An initiative allowing doctors to give lethal drugs to terminally ill patients has made the November ballot, Colorado's Secretary of State announced Monday.
The "Medical Aid in Dying" proposal asks voters whether patients diagnosed to have six months or fewer to live can take a lethal dose of drugs prescribed by a doctor.
The announcement sets the stage for voters to decide a proposal that state lawmakers have twice rejected in recent years. And it launches Colorado to the fore of a national debate on so-called "right-to-die" laws.
Only California, Oregon, Washington, Montana and Vermont currently allow physicians to aid in a patient's death.
The proposal will appear as Initiative 145, making it the third measure to be petitioned onto the November ballot.
Proponents hailed the announcement as a significant step forward - even though they already have spent millions reserving television ad time.
Yes on Colorado End-of-Life Options spent $2.9 million to reserve TV ad time, campaign finance records show. It also paid a national company another $344,000 to help gather signatures.
"There are a lot of people who are counting on this," said Holly Armstrong, a spokeswoman for the campaign. "There is an urgency factor in this, too."
The measure requires two physicians to confirm a patient's terminal prognosis, while ensuring that each patient's decision was voluntary. Patients also must be told about other care and treatment options.
Each patient must be a Colorado resident and self-administer the lethal drug. If a physician suspects the patient isn't mentally capable of making such a decision, then the patient must undergo a psychological evaluation.
Anyone acting in good faith - either in prescribing the drugs, or in being present when the patient takes them - would be immune from prosecution.
Opponents said the proposal was too vague and left open the possibility of abuse.
"It's a sad day for Colorado," said Carrie Ann Lucas of Windsor. She suffers from a progressive neuromuscular disease and uses a ventilator to breathe.
She said the proposal does not require doctors to oversee patients as they take the lethal drugs - a concern, if the dose is taken incorrectly. And the measure does not make psychological evaluations mandatory for everyone seeking the lethal drugs, she said.
"It's incredibly broad, and there's inadequate safeguards to protect Coloradans from abuse and mistakes and coercion," Lucas said.
State lawmakers have twice rejected similar proposals - once in 2015 and again earlier this year.
Each time a bill was introduced, relatives of terminally ill patients pleaded with state lawmakers to help end the suffering.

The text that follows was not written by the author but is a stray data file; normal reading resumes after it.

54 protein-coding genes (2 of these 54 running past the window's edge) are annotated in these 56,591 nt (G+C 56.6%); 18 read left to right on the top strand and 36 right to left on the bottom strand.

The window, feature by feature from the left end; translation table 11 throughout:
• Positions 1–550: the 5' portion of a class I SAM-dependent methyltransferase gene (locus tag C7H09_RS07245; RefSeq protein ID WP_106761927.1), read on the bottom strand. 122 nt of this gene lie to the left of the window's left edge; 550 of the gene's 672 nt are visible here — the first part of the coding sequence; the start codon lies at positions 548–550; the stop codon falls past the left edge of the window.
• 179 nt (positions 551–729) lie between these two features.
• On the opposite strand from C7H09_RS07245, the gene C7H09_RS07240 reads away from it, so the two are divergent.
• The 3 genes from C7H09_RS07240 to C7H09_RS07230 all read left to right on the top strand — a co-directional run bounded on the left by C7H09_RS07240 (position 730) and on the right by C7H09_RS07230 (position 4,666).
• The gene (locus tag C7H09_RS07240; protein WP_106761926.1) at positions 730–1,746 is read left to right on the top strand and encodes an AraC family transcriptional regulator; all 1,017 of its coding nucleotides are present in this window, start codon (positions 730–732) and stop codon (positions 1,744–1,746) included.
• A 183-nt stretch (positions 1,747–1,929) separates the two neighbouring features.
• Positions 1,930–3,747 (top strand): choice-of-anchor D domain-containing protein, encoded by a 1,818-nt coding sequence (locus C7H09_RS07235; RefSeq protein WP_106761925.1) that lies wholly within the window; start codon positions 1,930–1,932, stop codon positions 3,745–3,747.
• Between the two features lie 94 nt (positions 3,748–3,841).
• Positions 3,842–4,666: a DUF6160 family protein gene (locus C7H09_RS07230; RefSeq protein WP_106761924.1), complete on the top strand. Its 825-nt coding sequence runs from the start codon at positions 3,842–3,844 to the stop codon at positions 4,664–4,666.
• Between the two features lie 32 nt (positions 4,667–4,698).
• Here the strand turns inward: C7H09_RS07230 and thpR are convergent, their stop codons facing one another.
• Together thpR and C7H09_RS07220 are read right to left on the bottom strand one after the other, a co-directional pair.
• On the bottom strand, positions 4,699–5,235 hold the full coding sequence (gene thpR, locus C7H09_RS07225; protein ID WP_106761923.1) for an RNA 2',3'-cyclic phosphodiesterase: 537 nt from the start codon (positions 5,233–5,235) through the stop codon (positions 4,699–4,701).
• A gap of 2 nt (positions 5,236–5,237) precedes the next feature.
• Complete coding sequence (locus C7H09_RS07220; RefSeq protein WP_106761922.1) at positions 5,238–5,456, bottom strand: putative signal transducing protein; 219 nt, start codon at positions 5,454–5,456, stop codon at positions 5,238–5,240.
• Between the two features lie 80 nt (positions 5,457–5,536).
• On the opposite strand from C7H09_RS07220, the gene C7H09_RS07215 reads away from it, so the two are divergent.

The first such proposal came shortly after Charles Selsberg of Denver penned a letter in the Denver Post detailing the brutal pain he faced from amyotrophic lateral sclerosis, also known as ALS, or Lou Gehrig's disease. He died of the disease at 77.
His daughter, Julie Selsberg, helped organize the ballot petition - saying it would have empowered her dad and given him comfort his last few months alive.
"This is just one more option that, if you want it, it could be allowed," Julie Selsberg said. "And you don't have to take it if you don't want to.
"It gives an unbelievable amount of peace of mind to people who suffer, to know it doesn't have to be that way," she added.
Many medical doctors and religious organizations, however, opposed each proposed bill and questioned the lack of safeguards. Lucas said the ballot measure suffered from those same problems.
"None of those concerns are addressed, even in this proposal," Lucas said.
Proponents submitted 155,676 signatures to the Secretary of State, and they needed 98,492 to place it on the ballot. A random sampling of 5 percent of those signatures found that enough of them were valid to put the measure before voters, the state agency announced Monday.
Also on the November ballot is Amendment 69, which asks voters to approve a universal health care system called ColoradoCare that would be paid for with a new $25 billion payroll tax on employers and employees.
Voters also will decide whether to approve Amendment 70, which would raise the state's minimum wage to $12 an hour by 2020.
Several other proposed measures remain under review by the Secretary of State's office.
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